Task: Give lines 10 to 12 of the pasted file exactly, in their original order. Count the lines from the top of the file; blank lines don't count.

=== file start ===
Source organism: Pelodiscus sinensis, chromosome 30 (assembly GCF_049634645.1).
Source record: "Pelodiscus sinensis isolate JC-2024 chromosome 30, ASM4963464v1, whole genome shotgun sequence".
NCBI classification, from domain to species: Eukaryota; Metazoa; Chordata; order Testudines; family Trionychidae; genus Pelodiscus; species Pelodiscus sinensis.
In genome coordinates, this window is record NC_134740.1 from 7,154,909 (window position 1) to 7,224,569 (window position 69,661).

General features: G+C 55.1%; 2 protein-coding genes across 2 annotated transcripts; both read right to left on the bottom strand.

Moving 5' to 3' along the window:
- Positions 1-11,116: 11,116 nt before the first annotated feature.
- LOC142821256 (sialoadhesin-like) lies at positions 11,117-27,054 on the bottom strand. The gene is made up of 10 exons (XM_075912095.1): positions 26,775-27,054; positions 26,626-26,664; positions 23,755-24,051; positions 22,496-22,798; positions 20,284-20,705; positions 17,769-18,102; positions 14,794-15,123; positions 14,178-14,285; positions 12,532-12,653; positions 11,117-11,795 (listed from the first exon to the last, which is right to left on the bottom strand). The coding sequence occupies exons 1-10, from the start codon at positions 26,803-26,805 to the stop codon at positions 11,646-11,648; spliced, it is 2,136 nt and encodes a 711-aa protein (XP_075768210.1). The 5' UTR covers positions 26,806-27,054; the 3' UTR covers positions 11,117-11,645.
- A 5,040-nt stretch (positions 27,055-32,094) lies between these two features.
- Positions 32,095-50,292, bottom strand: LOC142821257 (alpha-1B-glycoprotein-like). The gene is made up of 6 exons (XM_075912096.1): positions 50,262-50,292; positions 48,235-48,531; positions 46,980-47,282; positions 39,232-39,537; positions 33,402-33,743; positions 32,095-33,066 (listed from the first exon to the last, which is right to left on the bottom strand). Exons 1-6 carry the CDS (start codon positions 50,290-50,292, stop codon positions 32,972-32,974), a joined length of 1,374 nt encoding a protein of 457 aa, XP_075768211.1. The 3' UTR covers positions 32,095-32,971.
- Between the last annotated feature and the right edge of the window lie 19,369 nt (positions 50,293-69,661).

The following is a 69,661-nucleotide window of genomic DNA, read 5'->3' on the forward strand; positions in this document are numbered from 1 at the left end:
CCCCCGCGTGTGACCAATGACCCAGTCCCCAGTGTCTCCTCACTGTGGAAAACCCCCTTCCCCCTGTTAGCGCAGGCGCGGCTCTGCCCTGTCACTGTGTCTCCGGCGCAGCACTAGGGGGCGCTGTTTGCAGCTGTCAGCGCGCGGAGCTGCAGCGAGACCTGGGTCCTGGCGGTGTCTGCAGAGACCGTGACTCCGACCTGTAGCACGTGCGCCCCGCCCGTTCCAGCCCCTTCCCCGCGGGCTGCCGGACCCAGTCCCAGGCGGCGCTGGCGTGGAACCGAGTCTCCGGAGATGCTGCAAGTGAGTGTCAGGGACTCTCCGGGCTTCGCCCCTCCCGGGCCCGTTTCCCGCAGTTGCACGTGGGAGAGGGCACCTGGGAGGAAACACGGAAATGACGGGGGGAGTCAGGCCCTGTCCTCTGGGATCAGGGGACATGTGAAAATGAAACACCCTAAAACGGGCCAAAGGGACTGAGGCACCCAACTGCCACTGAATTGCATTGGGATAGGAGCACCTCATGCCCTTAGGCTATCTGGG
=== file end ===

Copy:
- Positions 32,095-50,292, bottom strand: LOC142821257 (alpha-1B-glycoprotein-like). The gene is made up of 6 exons (XM_075912096.1): positions 50,262-50,292; positions 48,235-48,531; positions 46,980-47,282; positions 39,232-39,537; positions 33,402-33,743; positions 32,095-33,066 (listed from the first exon to the last, which is right to left on the bottom strand). Exons 1-6 carry the CDS (start codon positions 50,290-50,292, stop codon positions 32,972-32,974), a joined length of 1,374 nt encoding a protein of 457 aa, XP_075768211.1. The 3' UTR covers positions 32,095-32,971.
- Between the last annotated feature and the right edge of the window lie 19,369 nt (positions 50,293-69,661).

The following is a 69,661-nucleotide window of genomic DNA, read 5'->3' on the forward strand; positions in this document are numbered from 1 at the left end: